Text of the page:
… Protestantism in France and in Germany is, by and large, pompously irrelevant. The one great ray of light I found at Taizé, near Cluny. There, a French Protestant Monastery of some 40 monks, consisting of both Evangelical pastors and laymen of many denominations and nationalities, is working toward a real ecumenical unity through a liturgical renewal movement which endeavors to return to the bosom of Protestantism some of those common elements of Christian heritage which the Reformers in their righteous zeal often removed with legitimate abuses.…


Canon Registrar

The Diocese of Los Angeles

Los Angeles, Calif.

This article only confirms my belief that Protestantism is negative and that if “Roman Catholics” lack what you call a “radiant assurance of salvation,” this could be better attributed to their true devotion to the Holy Cross and what this really means. All of the Mysteries are not joyful; neither is the fact of sin, being my fault, my own fault, my own most grievous fault. WILLIAM H. PAUL St. Stephen’s Episcopal Church Waretown, N. J.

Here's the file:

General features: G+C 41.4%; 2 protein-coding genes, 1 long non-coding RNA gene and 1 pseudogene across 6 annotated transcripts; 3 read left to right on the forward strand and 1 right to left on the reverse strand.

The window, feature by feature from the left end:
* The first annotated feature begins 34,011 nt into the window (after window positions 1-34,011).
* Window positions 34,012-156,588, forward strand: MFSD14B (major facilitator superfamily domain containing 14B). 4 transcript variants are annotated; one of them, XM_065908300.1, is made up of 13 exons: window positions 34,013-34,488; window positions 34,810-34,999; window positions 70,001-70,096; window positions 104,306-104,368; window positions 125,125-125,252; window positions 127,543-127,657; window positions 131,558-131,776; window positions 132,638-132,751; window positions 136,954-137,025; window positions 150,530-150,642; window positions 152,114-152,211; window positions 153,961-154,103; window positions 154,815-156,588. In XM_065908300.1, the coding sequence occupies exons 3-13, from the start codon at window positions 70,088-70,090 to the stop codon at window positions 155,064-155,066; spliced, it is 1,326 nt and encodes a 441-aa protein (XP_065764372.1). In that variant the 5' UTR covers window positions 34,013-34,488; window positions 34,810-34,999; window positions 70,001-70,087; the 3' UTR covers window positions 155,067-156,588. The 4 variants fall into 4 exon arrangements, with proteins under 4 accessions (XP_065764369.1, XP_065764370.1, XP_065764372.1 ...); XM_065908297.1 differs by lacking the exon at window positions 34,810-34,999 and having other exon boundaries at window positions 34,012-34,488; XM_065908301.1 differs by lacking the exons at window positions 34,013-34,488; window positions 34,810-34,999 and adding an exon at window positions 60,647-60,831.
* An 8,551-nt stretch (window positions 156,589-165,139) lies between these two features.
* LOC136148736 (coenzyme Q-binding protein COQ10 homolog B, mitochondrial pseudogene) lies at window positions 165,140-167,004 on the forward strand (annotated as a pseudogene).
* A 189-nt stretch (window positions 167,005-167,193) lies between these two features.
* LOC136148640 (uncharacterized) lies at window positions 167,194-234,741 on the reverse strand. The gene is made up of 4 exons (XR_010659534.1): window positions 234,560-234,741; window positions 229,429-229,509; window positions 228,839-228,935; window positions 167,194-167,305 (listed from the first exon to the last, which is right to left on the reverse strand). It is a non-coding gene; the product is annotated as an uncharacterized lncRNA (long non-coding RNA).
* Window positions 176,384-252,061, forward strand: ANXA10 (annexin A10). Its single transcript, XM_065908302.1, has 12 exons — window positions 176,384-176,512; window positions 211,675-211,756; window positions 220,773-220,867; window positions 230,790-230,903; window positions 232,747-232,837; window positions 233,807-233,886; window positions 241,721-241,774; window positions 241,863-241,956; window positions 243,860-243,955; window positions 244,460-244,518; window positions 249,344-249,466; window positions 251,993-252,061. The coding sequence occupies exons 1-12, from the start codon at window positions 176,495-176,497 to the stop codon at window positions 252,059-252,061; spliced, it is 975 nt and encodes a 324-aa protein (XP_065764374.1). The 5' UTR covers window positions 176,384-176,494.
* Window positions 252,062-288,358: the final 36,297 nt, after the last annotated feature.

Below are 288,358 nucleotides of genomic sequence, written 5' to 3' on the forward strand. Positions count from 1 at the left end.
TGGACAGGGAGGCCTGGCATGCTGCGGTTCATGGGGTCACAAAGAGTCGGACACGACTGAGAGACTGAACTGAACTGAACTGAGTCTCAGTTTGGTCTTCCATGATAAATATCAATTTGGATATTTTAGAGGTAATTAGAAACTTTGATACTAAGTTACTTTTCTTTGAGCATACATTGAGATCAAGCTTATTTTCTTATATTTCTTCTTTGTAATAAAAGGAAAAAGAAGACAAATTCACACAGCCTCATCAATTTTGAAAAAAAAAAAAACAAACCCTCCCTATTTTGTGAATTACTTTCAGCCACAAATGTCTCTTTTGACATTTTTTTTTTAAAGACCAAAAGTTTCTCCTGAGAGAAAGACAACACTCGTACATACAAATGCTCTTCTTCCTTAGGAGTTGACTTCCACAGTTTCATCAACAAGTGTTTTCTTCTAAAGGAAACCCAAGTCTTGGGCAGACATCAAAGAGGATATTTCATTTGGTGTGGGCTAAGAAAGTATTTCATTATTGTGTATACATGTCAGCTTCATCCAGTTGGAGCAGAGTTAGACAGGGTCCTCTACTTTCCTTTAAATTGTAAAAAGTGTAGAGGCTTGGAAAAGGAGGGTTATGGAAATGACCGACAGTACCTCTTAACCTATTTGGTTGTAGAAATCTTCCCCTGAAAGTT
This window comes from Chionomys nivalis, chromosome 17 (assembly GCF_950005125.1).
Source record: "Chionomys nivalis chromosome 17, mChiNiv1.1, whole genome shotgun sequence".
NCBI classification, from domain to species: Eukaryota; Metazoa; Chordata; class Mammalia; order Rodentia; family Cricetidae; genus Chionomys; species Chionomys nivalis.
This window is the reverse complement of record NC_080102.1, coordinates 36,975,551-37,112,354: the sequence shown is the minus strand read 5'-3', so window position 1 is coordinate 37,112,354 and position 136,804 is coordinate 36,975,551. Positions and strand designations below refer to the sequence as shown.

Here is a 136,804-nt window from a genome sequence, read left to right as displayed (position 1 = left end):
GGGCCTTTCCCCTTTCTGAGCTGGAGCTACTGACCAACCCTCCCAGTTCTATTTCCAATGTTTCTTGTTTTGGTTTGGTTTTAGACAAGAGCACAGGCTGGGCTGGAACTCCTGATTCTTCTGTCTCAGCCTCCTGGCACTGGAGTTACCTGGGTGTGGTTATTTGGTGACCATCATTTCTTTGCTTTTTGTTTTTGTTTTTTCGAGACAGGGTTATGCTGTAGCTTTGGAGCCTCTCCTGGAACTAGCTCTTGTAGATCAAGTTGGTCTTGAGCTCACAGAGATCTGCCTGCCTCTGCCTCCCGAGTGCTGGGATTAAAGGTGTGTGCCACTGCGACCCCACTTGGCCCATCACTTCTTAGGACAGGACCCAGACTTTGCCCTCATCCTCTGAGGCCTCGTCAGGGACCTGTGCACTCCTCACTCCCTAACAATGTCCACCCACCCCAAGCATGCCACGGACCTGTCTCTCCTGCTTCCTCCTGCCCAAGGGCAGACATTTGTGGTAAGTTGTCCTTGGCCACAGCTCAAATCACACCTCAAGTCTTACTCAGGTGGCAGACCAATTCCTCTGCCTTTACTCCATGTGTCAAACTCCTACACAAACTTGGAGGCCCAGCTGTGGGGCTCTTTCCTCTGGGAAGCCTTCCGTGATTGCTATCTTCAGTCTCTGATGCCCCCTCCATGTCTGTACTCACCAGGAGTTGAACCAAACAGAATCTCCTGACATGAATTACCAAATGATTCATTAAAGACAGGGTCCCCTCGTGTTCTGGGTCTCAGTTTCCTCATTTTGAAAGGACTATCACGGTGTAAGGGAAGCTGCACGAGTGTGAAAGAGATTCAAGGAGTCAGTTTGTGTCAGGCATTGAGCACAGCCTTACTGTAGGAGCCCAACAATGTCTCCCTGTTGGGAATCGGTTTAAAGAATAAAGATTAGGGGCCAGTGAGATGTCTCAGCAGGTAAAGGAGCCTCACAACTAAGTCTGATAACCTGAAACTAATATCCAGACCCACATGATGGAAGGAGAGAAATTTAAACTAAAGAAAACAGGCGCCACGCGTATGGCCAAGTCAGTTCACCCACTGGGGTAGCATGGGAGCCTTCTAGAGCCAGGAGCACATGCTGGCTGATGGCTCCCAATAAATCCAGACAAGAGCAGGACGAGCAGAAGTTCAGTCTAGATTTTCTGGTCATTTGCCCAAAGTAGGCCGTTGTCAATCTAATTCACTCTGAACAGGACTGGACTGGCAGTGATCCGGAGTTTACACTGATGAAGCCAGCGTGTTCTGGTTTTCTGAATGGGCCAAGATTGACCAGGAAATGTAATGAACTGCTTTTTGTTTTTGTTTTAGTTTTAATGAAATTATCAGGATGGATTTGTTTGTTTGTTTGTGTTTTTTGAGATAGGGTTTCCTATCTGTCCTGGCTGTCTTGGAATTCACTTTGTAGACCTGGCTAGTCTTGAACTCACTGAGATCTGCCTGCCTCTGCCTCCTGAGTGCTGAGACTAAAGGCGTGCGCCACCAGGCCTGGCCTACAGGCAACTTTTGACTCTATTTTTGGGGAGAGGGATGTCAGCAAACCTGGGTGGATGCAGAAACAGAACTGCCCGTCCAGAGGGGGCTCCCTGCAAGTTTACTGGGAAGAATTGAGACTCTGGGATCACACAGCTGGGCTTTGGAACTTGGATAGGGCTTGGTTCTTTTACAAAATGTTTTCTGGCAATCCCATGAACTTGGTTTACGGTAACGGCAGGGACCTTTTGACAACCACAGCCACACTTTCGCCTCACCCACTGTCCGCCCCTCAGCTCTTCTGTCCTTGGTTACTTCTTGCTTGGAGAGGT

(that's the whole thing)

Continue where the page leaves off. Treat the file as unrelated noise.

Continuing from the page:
It strikes me as the best thing I’ve ever read on the Protestant-Catholic problem.

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Dunsmuir, Calif.


Most timely at the 4th of July, when we are giving thanks to God for our freedom, is your article on “The Communist Peace Front” (July 3 issue). The account you give is an excellent brief summary and sets the names of the outstanding “stooges” and “dupes” in very clear focus.… I wish every minister … in the U. S. could and would read this summary.


Clinton, Iowa